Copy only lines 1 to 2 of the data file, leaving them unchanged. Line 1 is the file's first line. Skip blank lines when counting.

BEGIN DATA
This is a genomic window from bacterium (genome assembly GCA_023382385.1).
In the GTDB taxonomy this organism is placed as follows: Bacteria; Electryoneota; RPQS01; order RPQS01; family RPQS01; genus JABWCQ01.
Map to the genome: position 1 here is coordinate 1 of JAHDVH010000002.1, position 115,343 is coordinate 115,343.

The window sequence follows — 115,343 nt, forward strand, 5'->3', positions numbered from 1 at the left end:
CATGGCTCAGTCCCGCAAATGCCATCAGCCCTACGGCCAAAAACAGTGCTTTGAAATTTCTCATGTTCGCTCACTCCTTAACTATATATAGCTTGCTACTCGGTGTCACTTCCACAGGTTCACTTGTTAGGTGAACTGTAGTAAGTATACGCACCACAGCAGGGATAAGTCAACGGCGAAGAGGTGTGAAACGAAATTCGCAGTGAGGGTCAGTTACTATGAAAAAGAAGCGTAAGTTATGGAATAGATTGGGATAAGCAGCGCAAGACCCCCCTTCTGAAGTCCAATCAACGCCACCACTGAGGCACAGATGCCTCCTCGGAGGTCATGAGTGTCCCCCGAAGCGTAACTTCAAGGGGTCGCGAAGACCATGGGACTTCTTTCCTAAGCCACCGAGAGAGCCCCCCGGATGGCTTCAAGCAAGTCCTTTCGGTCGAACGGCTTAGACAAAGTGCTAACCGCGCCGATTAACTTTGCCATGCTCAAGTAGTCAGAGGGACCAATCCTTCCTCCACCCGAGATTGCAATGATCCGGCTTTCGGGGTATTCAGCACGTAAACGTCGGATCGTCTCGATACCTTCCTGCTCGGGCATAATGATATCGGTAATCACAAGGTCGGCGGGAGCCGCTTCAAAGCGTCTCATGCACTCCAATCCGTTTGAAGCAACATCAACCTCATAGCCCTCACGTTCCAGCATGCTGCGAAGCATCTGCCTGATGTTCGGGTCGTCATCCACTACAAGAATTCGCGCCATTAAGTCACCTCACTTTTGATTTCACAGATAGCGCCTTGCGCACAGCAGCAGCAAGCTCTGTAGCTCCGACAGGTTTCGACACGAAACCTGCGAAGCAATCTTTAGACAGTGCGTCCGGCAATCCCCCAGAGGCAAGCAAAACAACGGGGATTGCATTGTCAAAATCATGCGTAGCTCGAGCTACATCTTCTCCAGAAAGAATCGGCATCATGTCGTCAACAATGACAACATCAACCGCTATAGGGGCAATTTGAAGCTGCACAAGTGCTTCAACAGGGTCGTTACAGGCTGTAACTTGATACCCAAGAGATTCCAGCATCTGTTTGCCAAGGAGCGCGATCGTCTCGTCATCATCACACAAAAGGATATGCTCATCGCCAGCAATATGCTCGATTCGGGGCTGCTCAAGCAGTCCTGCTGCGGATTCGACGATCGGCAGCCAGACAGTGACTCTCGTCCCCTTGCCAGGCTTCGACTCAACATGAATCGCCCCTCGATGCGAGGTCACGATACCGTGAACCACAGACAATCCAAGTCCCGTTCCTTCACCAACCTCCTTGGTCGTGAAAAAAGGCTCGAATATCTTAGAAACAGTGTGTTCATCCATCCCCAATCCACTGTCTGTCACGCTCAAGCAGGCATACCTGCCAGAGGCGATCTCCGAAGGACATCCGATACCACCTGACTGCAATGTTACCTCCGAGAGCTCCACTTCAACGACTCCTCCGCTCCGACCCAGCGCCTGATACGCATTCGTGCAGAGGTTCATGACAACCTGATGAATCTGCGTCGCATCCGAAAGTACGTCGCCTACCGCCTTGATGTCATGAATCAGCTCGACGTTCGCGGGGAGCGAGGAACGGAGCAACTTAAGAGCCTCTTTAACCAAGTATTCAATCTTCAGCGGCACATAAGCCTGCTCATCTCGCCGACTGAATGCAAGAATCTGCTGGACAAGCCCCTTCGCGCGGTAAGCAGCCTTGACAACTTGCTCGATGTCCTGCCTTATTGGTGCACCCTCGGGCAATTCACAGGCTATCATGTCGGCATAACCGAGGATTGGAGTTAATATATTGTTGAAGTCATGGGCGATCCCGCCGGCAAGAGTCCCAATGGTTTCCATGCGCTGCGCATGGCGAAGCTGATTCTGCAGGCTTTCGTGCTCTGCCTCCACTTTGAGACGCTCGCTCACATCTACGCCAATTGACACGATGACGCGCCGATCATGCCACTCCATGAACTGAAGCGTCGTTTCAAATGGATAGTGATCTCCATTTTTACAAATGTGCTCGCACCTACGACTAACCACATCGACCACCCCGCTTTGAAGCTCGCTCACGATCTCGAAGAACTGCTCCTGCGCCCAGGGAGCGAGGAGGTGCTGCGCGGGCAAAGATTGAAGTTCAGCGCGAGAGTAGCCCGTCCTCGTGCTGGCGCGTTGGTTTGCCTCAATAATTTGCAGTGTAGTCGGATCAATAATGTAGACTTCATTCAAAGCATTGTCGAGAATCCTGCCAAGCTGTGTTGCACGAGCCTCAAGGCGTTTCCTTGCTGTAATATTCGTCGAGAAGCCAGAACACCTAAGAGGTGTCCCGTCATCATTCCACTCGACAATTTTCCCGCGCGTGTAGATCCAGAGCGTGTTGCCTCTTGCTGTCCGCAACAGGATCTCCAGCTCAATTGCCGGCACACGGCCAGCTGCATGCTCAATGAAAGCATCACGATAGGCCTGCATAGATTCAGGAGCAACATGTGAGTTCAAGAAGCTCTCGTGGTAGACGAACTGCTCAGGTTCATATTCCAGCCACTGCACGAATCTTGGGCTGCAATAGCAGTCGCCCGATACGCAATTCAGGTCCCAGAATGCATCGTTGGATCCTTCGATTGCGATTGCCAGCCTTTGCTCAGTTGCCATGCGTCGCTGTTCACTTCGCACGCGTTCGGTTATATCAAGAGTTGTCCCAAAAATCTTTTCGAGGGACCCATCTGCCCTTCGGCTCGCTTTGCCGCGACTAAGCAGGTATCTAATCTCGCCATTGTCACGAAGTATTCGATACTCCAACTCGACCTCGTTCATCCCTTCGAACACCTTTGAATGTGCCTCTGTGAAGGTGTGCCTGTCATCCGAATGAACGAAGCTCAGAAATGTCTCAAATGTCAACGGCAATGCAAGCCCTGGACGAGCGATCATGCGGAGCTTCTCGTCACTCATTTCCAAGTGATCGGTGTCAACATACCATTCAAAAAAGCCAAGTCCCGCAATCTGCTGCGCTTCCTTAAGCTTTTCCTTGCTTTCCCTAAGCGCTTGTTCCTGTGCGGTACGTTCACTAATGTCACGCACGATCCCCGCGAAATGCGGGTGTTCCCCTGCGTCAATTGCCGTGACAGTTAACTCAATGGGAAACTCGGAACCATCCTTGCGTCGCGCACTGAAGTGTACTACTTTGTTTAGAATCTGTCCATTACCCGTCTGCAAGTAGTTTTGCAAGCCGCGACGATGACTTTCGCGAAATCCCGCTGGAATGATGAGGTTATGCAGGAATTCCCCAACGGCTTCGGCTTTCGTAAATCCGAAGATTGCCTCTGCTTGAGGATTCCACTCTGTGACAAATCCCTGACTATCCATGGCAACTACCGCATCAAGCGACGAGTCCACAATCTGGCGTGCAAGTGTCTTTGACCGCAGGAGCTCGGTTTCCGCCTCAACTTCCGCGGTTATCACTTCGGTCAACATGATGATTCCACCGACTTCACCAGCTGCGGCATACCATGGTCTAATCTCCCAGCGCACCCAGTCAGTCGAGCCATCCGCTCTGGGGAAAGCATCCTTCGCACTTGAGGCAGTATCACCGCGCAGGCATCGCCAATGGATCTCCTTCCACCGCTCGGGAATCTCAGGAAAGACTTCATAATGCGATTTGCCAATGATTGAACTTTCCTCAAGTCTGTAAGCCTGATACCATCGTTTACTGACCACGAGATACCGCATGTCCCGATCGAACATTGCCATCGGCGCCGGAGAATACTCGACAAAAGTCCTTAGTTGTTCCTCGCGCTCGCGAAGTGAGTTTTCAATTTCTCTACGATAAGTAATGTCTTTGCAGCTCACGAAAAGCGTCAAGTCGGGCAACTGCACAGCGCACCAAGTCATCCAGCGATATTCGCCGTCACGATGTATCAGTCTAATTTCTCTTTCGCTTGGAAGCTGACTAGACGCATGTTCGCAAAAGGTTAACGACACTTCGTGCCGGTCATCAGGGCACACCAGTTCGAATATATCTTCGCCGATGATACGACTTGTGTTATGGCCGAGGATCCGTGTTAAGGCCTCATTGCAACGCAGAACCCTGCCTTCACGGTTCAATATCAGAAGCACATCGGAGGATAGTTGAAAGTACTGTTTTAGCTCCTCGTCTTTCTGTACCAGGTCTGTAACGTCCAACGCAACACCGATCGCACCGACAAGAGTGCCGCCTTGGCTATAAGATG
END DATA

This is a genomic window from bacterium (genome assembly GCA_023382385.1).
In the GTDB taxonomy this organism is placed as follows: Bacteria; Electryoneota; RPQS01; order RPQS01; family RPQS01; genus JABWCQ01.